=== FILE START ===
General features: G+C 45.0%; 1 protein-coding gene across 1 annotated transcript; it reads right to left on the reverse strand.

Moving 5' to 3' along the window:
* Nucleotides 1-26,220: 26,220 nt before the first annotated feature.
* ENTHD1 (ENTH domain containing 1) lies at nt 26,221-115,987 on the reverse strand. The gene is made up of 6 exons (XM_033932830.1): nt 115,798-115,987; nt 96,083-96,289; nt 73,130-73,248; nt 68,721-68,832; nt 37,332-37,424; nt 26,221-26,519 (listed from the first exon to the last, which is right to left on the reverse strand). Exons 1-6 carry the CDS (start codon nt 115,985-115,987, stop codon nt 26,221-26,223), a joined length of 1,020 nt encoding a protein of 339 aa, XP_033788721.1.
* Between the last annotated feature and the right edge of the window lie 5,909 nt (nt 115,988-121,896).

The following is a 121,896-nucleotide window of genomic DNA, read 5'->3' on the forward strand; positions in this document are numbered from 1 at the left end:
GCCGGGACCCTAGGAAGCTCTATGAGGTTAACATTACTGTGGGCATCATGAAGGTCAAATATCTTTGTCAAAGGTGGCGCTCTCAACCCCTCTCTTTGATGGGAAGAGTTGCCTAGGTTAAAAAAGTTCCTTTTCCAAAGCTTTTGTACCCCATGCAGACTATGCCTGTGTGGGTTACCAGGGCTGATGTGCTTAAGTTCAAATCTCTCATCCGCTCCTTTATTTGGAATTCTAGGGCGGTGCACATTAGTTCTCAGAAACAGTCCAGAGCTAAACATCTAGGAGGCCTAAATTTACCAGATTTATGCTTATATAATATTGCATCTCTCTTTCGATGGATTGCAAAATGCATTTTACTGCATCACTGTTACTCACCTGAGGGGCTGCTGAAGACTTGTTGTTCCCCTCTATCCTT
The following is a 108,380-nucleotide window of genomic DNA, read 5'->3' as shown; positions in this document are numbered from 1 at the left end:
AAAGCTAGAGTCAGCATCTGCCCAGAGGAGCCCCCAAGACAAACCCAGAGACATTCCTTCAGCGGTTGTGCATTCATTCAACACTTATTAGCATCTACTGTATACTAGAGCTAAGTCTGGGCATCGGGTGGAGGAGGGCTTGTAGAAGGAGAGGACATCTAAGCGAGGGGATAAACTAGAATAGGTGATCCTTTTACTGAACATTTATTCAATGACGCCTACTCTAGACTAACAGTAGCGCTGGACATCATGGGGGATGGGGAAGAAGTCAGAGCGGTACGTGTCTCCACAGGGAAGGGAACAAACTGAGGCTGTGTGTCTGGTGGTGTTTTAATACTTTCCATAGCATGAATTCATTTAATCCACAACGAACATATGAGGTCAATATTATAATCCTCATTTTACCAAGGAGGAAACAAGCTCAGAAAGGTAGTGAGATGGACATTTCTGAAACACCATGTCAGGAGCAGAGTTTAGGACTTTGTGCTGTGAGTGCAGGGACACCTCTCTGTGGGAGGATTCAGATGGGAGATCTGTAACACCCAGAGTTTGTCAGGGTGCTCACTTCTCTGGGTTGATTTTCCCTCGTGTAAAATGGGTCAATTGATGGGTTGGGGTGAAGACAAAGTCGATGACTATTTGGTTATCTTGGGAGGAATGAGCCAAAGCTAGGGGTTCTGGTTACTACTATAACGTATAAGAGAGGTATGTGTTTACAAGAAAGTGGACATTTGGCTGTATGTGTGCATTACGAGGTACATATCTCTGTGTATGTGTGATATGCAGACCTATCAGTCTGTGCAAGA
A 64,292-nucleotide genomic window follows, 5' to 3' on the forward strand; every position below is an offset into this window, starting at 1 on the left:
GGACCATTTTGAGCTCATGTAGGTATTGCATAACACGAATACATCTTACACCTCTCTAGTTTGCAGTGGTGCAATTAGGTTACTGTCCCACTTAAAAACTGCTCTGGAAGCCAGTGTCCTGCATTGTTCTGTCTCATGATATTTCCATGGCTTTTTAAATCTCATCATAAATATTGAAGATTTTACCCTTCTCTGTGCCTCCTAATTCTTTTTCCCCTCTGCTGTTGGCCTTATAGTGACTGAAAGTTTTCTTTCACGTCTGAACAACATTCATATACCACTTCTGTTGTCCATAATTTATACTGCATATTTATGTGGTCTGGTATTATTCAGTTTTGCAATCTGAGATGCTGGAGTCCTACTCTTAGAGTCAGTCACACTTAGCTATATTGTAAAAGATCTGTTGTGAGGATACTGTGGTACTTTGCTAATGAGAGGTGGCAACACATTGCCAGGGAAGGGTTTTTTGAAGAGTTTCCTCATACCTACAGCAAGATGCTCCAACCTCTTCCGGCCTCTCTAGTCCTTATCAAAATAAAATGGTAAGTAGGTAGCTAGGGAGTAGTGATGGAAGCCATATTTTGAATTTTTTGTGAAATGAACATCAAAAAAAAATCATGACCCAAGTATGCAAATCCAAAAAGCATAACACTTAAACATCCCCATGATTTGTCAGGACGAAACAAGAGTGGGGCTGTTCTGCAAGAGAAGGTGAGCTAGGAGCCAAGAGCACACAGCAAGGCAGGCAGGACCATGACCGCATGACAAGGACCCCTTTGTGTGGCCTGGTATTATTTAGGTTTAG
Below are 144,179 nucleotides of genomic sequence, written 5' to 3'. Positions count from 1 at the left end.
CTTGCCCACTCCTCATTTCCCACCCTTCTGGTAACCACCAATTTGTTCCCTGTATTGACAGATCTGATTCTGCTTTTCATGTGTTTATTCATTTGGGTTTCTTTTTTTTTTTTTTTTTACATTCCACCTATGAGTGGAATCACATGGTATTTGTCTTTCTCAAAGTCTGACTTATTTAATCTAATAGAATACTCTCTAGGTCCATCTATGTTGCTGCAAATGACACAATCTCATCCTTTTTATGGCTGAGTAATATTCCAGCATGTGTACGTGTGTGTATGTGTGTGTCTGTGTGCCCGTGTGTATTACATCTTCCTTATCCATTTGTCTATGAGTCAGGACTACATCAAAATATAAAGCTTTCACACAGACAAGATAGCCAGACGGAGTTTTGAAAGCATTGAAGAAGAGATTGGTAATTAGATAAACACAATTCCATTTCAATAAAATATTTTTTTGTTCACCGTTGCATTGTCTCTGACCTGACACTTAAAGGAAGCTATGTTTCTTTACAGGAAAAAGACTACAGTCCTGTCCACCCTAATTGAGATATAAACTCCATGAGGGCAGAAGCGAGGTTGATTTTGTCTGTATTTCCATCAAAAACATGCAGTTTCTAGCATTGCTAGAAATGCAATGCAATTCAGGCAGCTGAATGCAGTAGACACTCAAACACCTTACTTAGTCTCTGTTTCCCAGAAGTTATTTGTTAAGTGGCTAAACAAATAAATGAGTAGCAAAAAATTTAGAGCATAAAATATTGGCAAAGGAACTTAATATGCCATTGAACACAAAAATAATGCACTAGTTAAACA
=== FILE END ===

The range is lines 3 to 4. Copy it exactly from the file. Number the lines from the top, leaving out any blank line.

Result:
* Nucleotides 1-26,220: 26,220 nt before the first annotated feature.
* ENTHD1 (ENTH domain containing 1) lies at nt 26,221-115,987 on the reverse strand. The gene is made up of 6 exons (XM_033932830.1): nt 115,798-115,987; nt 96,083-96,289; nt 73,130-73,248; nt 68,721-68,832; nt 37,332-37,424; nt 26,221-26,519 (listed from the first exon to the last, which is right to left on the reverse strand). Exons 1-6 carry the CDS (start codon nt 115,985-115,987, stop codon nt 26,221-26,223), a joined length of 1,020 nt encoding a protein of 339 aa, XP_033788721.1.